Gangs of Priests Assaulting Worshipers
1-3 “Come on, let’s go back to God.
He hurt us, but he’ll heal us.
He hit us hard,
but he’ll put us right again.
In a couple of days we’ll feel better.
By the third day he’ll have made us brand-new,
Alive and on our feet,
fit to face him.
We’re ready to study God,
eager for God-knowledge.
As sure as dawn breaks,
so sure is his daily arrival.
He comes as rain comes,
as spring rain refreshing the ground.”
“What am I to do with you, Ephraim?
What do I make of you, Judah?
Your declarations of love last no longer
than morning mist and predawn dew.
That’s why I use prophets to shake you to attention,
why my words cut you to the quick:
To wake you up to my judgment
blazing like light.
I’m after love that lasts, not more religion.
I want you to know God, not go to more prayer meetings.
You broke the covenant—just like Adam!
You broke faith with me—ungrateful wretches!
“Gilead has become Crime City—
blood on the sidewalks, blood on the streets.
It used to be robbers who mugged pedestrians.
Now it’s gangs of priests
Assaulting worshipers on their way to Shechem.
Nothing is sacred to them.
“I saw a shocking thing in the country of Israel:
Ephraim worshiping in a religious whorehouse,
and Israel in the mud right there with him.
“You’re as bad as the worst of them, Judah.
You’ve been sowing wild oats. Now it’s harvest time.”
Despite All the Signs, Israel Ignores God
1-2 “Every time I gave Israel a fresh start,
wiped the slate clean and got them going again,
Ephraim soon filled the slate with new sins,
the treachery of Samaria written out in bold print.
Two-faced and double-tongued,
they steal you blind, pick you clean.
It never crosses their mind
that I keep account of their every crime.
They’re mud-spattered head to toe with the residue of sin.
I see who they are and what they’ve done.
“They entertain the king with their evil circus,
delight the princes with their acrobatic lies.
They’re a bunch of overheated adulterers,
like an oven that holds its heat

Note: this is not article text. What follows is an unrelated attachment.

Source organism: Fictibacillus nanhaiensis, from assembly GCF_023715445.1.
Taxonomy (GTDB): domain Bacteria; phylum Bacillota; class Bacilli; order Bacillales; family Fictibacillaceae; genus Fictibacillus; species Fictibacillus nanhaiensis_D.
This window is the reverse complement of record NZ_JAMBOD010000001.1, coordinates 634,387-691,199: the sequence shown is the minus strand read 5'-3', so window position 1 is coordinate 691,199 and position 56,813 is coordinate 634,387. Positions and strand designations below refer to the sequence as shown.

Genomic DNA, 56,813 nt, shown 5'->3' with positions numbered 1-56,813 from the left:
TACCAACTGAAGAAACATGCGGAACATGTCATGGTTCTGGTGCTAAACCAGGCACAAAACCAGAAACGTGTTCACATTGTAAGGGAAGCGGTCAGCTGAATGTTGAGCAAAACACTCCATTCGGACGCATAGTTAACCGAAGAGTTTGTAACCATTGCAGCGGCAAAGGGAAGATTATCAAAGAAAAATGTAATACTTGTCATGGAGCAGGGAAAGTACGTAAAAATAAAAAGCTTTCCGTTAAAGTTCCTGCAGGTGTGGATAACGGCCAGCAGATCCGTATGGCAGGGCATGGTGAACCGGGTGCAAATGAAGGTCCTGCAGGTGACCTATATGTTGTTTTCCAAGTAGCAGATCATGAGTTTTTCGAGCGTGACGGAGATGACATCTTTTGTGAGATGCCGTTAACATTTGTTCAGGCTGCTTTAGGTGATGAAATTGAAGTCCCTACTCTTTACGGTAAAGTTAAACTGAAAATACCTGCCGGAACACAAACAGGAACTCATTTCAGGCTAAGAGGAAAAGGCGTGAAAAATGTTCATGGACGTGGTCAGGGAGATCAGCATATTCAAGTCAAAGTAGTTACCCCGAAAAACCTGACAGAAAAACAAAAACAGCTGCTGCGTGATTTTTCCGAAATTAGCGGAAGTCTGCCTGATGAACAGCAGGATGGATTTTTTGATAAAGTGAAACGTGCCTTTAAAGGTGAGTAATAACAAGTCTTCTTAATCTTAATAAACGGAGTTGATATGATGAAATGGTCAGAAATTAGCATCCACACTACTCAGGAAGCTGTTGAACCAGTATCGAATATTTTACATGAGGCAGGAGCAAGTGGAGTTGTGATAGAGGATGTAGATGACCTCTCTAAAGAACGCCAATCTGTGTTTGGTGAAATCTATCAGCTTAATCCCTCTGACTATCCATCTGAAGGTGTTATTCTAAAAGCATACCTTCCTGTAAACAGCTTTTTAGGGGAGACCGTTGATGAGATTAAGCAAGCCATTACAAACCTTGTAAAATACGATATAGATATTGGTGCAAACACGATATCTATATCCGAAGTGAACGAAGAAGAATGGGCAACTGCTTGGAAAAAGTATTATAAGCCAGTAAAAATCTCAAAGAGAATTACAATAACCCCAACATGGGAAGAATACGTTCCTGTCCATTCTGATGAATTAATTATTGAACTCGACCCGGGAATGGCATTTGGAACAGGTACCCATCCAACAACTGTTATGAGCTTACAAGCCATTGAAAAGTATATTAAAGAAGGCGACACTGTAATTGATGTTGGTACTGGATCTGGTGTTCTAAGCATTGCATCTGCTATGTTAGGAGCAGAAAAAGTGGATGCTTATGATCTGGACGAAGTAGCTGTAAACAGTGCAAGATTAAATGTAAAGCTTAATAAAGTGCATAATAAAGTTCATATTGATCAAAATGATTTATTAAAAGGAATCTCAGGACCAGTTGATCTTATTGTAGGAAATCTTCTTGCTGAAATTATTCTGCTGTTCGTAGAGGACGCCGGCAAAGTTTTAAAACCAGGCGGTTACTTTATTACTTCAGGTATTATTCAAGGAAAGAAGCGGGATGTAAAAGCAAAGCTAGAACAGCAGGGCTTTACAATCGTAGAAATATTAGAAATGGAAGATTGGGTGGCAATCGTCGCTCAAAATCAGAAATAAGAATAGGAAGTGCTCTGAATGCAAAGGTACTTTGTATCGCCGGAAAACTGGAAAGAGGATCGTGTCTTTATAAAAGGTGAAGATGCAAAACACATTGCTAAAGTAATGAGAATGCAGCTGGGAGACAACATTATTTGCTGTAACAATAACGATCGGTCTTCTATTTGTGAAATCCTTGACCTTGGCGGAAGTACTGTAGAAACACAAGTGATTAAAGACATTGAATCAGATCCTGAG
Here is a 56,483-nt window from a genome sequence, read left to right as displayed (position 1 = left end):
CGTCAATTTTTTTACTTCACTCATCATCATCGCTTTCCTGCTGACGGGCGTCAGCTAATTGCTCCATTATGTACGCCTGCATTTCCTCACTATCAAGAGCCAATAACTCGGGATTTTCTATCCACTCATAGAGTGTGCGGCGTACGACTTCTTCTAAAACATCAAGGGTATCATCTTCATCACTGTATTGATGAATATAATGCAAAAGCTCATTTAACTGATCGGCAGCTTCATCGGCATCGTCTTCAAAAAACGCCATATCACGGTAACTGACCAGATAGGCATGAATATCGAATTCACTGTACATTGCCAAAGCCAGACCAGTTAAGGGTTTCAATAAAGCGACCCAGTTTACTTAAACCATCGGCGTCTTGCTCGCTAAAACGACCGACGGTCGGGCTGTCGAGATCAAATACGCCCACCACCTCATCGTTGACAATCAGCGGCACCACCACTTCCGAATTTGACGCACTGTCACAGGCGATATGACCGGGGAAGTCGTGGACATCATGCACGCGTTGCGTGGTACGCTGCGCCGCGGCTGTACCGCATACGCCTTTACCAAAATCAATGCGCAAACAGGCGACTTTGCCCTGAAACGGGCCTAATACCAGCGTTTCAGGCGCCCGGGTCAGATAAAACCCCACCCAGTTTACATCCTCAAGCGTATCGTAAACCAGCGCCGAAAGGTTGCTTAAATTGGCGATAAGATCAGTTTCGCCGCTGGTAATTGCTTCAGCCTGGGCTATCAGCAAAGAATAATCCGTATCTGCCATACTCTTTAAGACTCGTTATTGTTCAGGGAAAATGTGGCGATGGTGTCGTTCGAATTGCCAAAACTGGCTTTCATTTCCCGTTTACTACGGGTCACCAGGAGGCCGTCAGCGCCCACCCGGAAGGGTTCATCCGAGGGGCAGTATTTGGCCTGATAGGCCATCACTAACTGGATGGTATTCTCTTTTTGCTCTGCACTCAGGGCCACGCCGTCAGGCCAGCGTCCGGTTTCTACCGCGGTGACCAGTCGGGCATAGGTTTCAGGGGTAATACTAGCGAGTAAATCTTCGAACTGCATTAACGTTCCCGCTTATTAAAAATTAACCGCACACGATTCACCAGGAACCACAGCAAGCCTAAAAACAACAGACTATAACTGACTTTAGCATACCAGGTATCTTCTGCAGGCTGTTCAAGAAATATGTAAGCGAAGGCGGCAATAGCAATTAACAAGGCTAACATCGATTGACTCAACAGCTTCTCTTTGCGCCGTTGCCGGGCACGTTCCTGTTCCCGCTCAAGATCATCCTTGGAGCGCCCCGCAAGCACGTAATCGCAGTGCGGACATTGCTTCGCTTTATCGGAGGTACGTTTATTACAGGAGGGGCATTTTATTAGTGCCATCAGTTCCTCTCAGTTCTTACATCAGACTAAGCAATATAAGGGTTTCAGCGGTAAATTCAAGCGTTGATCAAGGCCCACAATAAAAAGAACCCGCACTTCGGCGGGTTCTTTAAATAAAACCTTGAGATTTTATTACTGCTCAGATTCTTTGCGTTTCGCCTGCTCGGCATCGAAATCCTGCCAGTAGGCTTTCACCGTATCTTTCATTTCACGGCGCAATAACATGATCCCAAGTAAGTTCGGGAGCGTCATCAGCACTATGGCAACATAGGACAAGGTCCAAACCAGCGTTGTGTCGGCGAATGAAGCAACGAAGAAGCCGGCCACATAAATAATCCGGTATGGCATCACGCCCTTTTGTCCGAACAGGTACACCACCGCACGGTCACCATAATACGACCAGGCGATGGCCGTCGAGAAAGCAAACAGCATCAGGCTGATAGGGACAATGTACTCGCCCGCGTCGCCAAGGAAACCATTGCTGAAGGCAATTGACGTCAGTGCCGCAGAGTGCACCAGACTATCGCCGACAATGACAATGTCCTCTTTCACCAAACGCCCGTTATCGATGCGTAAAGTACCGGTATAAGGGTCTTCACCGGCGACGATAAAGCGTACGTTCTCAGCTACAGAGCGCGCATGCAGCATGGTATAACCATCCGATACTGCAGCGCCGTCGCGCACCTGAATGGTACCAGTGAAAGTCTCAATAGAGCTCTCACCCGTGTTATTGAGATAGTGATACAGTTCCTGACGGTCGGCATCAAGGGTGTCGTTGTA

From the kneading of the dough
to the rising of the bread.
On the royal holiday the princes get drunk
on wine and the frenzy of the mocking mob.
They’re like wood stoves,
red-hot with lust.
Through the night their passion is banked;
in the morning it blazes up, flames hungrily licking.
Murderous and volcanic,
they incinerate their rulers.
Their kings fall one by one,
and no one pays any attention to me.
“Ephraim mingles with the pagans, dissipating himself.
Ephraim is half-baked.
Strangers suck him dry
but he doesn’t even notice.
His hair has turned gray—
he doesn’t notice.
Bloated by arrogance, big as a house,
Israel’s a public disgrace.
Israel lumbers along oblivious to God,
despite all the signs, ignoring God.
“Ephraim is bird-brained,
First chirping after Egypt,
then fluttering after Assyria.
I’ll throw my net over them. I’ll clip their wings.
I’ll teach them to mind me!
Doom! They’ve run away from home.
Now they’re really in trouble! They’ve defied me.
And I’m supposed to help them
while they feed me a line of lies?
Instead of crying out to me in heartfelt prayer,
they whoop it up in bed with their whores,
Gash themselves bloody in their sex-and-religion orgies,
but turn their backs on me.
I’m the one who gave them good minds and healthy bodies,
and how am I repaid? With evil scheming!
They turn, but not to me—
turn here, then there, like a weather vane.
Their rulers will be cut down, murdered—
just deserts for their mocking blasphemies.
And the final sentence?
Ridicule in the court of world opinion.”